Rona Fairhead, the chair of the BBC Trust, has quit after Prime Minister Theresa May cancelled David Cameron’s reappointment of her to 2018 and insisted she reapply for the post along with others. Fairhead declined.
Fairhead she would not put her name forward to become the chair of a powerful new governing board that will come into existence in the New Year, after an agreement that would see her switch to the new body without a formal appointments process was ditched.
Commentators say the move marks another move by May to unpick the legacy of her predecessor. Only four months ago Fairhead was told that she would be allowed to stay on as chairman of the BBC until 2018, despite the fact that the BBC Trust, which she currently heads, will be axed at the end of the year. Karen Bradley, the new culture secretary, will confirm on Thursday that a powerful new unitary board will take over the responsibility of governing the BBC, with Ofcom, the media watchdog, becoming the corporation’s official regulator. Fairhead was appointed in 2014. She had apparently persuaded Cameron that she should chair the new governing board, despite Bradley’s predecessor, John Whittingdale, urging the former Prime Minister to force her to apply through an open appointments process.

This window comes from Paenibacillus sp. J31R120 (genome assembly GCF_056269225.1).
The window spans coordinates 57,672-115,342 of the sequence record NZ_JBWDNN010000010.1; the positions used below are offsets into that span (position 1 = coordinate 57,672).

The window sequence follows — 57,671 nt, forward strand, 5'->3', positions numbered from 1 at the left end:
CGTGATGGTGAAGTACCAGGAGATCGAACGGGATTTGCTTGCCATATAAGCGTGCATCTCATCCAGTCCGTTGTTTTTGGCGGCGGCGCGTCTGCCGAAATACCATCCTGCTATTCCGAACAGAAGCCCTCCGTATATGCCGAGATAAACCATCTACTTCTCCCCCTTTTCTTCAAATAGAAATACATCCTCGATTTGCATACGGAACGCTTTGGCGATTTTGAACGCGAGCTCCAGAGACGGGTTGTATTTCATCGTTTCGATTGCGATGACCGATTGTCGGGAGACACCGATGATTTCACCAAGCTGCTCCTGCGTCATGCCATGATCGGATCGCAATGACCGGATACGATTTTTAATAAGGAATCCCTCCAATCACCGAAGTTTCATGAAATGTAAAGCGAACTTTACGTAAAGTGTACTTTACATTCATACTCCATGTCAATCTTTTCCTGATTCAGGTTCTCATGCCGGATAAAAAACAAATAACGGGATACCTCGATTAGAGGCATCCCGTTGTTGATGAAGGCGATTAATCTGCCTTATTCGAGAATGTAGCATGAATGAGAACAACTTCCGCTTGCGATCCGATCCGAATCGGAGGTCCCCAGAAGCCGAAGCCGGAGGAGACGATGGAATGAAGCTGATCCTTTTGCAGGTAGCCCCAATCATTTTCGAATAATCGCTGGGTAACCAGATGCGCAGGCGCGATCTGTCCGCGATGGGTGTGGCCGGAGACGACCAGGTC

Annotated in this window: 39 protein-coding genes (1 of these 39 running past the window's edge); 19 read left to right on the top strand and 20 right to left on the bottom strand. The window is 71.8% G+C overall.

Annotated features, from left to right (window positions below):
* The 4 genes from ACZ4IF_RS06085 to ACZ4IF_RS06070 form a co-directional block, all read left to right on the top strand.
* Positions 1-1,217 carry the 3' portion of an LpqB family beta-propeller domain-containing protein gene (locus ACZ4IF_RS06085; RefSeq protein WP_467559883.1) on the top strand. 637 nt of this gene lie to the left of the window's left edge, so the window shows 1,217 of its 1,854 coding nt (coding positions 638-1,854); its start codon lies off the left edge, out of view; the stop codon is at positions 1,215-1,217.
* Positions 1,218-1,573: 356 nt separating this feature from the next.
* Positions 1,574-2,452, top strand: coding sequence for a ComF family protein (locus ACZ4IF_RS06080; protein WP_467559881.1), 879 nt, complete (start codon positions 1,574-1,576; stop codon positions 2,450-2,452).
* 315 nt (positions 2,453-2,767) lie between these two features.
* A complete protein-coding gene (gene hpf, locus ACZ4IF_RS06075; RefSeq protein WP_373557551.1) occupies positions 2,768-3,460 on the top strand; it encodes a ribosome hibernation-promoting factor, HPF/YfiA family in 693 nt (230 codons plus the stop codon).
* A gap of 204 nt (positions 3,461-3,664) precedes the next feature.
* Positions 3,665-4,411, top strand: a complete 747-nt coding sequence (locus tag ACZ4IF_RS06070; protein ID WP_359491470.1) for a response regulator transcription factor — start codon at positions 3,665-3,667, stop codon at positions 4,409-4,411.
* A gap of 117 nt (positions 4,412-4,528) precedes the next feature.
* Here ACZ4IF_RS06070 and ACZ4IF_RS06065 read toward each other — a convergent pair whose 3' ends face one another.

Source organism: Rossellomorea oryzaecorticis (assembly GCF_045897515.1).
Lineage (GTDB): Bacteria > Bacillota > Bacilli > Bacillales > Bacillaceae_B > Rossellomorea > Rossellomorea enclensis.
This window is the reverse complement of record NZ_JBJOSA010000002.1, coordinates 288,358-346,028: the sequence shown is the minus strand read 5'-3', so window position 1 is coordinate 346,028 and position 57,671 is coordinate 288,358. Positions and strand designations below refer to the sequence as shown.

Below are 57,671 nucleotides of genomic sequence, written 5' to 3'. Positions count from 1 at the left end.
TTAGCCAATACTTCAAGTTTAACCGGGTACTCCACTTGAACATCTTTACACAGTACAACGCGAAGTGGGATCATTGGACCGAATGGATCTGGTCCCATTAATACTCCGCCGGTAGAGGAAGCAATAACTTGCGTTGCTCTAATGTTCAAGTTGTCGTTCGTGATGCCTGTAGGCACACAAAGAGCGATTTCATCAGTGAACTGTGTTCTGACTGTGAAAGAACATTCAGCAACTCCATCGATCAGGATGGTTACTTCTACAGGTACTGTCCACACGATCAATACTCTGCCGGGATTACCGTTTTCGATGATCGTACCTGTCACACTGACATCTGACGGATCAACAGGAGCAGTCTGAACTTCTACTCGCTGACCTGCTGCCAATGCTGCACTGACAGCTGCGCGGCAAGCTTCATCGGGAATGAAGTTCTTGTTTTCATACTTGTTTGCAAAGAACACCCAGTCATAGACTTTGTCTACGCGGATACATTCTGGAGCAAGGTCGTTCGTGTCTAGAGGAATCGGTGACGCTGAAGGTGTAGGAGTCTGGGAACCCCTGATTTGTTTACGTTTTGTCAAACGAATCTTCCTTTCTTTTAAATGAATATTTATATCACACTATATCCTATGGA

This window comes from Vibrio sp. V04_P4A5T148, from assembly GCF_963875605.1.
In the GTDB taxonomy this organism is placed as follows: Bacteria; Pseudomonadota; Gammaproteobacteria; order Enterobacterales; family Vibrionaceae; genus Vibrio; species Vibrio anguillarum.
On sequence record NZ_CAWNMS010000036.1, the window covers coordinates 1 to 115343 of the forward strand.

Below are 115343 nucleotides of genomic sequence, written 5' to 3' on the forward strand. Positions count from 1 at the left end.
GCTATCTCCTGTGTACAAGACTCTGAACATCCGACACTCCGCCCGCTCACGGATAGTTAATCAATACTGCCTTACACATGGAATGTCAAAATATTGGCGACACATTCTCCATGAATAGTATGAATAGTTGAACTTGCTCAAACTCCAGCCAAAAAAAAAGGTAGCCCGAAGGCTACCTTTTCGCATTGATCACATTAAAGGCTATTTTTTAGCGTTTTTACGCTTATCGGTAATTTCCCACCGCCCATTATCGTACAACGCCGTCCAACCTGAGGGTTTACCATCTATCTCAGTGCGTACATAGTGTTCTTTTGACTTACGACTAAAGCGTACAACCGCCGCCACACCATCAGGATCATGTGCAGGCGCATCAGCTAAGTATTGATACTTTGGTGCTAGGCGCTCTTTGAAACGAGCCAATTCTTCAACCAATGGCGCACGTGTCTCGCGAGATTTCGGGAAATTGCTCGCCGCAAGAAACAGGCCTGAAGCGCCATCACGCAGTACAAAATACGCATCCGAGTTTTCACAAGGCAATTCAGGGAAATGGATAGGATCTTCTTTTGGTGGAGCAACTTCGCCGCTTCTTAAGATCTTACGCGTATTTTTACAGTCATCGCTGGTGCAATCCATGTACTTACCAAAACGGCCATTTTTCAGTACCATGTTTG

The lack of transparency over the process led to MPs on the culture, media and sport select committee calling for Fairhead’s “unusual” appointment to be nullified, and government sources said Mrs May had taken heed of the committee’s advice. The chairman’s post has a salary of £110,000 (€129,000), Fairhead stirred controversy early in her tenure when it was revealed she was still being paid £10,000 a day by the bank that had previously employed her.